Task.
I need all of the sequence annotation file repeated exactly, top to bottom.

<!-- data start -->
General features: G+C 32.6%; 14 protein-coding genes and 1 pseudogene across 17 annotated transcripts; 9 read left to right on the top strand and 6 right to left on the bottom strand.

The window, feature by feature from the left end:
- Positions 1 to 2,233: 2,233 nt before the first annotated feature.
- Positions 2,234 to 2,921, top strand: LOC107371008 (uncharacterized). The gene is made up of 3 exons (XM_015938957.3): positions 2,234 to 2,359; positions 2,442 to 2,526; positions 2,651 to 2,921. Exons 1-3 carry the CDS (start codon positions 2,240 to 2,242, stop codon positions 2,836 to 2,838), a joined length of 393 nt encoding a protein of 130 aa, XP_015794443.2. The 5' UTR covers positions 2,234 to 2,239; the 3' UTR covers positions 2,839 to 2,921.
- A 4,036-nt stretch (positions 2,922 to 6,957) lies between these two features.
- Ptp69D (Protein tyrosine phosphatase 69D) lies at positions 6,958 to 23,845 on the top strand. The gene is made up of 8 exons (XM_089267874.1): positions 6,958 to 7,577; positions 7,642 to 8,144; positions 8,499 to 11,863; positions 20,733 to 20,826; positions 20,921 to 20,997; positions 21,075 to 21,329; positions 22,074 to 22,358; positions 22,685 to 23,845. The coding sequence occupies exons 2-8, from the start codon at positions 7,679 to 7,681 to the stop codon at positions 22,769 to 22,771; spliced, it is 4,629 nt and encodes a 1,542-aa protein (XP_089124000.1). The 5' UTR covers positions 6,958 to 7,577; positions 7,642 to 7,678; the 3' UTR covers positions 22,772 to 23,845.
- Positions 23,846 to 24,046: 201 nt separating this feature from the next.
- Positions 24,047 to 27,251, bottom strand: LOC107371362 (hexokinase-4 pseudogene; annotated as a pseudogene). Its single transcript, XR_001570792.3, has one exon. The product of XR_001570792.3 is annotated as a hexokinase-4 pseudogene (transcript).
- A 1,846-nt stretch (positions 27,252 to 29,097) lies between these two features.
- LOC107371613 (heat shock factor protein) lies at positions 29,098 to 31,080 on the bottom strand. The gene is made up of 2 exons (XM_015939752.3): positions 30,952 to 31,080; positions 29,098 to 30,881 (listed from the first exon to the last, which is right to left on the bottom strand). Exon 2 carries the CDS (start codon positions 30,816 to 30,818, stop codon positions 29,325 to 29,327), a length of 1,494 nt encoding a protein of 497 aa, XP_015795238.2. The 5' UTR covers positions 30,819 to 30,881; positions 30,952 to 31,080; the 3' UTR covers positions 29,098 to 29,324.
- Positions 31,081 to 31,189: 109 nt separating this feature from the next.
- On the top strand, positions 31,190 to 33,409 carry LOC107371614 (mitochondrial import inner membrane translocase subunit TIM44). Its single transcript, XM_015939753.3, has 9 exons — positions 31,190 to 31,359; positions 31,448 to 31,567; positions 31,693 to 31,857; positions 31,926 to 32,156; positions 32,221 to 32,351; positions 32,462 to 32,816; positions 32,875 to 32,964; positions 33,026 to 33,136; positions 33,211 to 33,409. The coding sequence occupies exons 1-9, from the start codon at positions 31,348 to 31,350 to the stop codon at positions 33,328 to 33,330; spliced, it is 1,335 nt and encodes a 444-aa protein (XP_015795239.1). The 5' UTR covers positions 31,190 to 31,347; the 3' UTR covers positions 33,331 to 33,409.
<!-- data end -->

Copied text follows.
General features: G+C 32.6%; 14 protein-coding genes and 1 pseudogene across 17 annotated transcripts; 9 read left to right on the top strand and 6 right to left on the bottom strand.

The window, feature by feature from the left end:
- Positions 1 to 2,233: 2,233 nt before the first annotated feature.
- Positions 2,234 to 2,921, top strand: LOC107371008 (uncharacterized). The gene is made up of 3 exons (XM_015938957.3): positions 2,234 to 2,359; positions 2,442 to 2,526; positions 2,651 to 2,921. Exons 1-3 carry the CDS (start codon positions 2,240 to 2,242, stop codon positions 2,836 to 2,838), a joined length of 393 nt encoding a protein of 130 aa, XP_015794443.2. The 5' UTR covers positions 2,234 to 2,239; the 3' UTR covers positions 2,839 to 2,921.
- A 4,036-nt stretch (positions 2,922 to 6,957) lies between these two features.
- Ptp69D (Protein tyrosine phosphatase 69D) lies at positions 6,958 to 23,845 on the top strand. The gene is made up of 8 exons (XM_089267874.1): positions 6,958 to 7,577; positions 7,642 to 8,144; positions 8,499 to 11,863; positions 20,733 to 20,826; positions 20,921 to 20,997; positions 21,075 to 21,329; positions 22,074 to 22,358; positions 22,685 to 23,845. The coding sequence occupies exons 2-8, from the start codon at positions 7,679 to 7,681 to the stop codon at positions 22,769 to 22,771; spliced, it is 4,629 nt and encodes a 1,542-aa protein (XP_089124000.1). The 5' UTR covers positions 6,958 to 7,577; positions 7,642 to 7,678; the 3' UTR covers positions 22,772 to 23,845.
- Positions 23,846 to 24,046: 201 nt separating this feature from the next.
- Positions 24,047 to 27,251, bottom strand: LOC107371362 (hexokinase-4 pseudogene; annotated as a pseudogene). Its single transcript, XR_001570792.3, has one exon. The product of XR_001570792.3 is annotated as a hexokinase-4 pseudogene (transcript).
- A 1,846-nt stretch (positions 27,252 to 29,097) lies between these two features.
- LOC107371613 (heat shock factor protein) lies at positions 29,098 to 31,080 on the bottom strand. The gene is made up of 2 exons (XM_015939752.3): positions 30,952 to 31,080; positions 29,098 to 30,881 (listed from the first exon to the last, which is right to left on the bottom strand). Exon 2 carries the CDS (start codon positions 30,816 to 30,818, stop codon positions 29,325 to 29,327), a length of 1,494 nt encoding a protein of 497 aa, XP_015795238.2. The 5' UTR covers positions 30,819 to 30,881; positions 30,952 to 31,080; the 3' UTR covers positions 29,098 to 29,324.
- Positions 31,081 to 31,189: 109 nt separating this feature from the next.
- On the top strand, positions 31,190 to 33,409 carry LOC107371614 (mitochondrial import inner membrane translocase subunit TIM44). Its single transcript, XM_015939753.3, has 9 exons — positions 31,190 to 31,359; positions 31,448 to 31,567; positions 31,693 to 31,857; positions 31,926 to 32,156; positions 32,221 to 32,351; positions 32,462 to 32,816; positions 32,875 to 32,964; positions 33,026 to 33,136; positions 33,211 to 33,409. The coding sequence occupies exons 1-9, from the start codon at positions 31,348 to 31,350 to the stop codon at positions 33,328 to 33,330; spliced, it is 1,335 nt and encodes a 444-aa protein (XP_015795239.1). The 5' UTR covers positions 31,190 to 31,347; the 3' UTR covers positions 33,331 to 33,409.